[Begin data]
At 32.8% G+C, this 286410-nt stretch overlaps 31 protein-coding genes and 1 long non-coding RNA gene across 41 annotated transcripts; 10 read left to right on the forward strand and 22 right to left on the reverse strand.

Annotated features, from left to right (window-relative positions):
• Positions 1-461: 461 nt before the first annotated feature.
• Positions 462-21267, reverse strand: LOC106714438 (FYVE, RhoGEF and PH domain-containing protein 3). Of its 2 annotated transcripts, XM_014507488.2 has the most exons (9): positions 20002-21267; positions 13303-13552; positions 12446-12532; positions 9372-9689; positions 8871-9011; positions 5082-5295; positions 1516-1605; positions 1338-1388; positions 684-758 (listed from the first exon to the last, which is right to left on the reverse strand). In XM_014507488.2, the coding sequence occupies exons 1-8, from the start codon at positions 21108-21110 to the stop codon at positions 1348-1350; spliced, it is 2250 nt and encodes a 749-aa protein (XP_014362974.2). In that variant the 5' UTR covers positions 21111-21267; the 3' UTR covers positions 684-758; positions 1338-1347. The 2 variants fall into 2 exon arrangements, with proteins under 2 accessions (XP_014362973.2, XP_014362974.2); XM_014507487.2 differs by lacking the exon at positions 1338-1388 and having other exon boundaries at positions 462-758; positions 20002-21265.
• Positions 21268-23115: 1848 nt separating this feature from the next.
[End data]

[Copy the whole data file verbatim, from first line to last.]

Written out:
At 32.8% G+C, this 286410-nt stretch overlaps 31 protein-coding genes and 1 long non-coding RNA gene across 41 annotated transcripts; 10 read left to right on the forward strand and 22 right to left on the reverse strand.

Annotated features, from left to right (window-relative positions):
• Positions 1-461: 461 nt before the first annotated feature.
• Positions 462-21267, reverse strand: LOC106714438 (FYVE, RhoGEF and PH domain-containing protein 3). Of its 2 annotated transcripts, XM_014507488.2 has the most exons (9): positions 20002-21267; positions 13303-13552; positions 12446-12532; positions 9372-9689; positions 8871-9011; positions 5082-5295; positions 1516-1605; positions 1338-1388; positions 684-758 (listed from the first exon to the last, which is right to left on the reverse strand). In XM_014507488.2, the coding sequence occupies exons 1-8, from the start codon at positions 21108-21110 to the stop codon at positions 1348-1350; spliced, it is 2250 nt and encodes a 749-aa protein (XP_014362974.2). In that variant the 5' UTR covers positions 21111-21267; the 3' UTR covers positions 684-758; positions 1338-1347. The 2 variants fall into 2 exon arrangements, with proteins under 2 accessions (XP_014362973.2, XP_014362974.2); XM_014507487.2 differs by lacking the exon at positions 1338-1388 and having other exon boundaries at positions 462-758; positions 20002-21265.
• Positions 21268-23115: 1848 nt separating this feature from the next.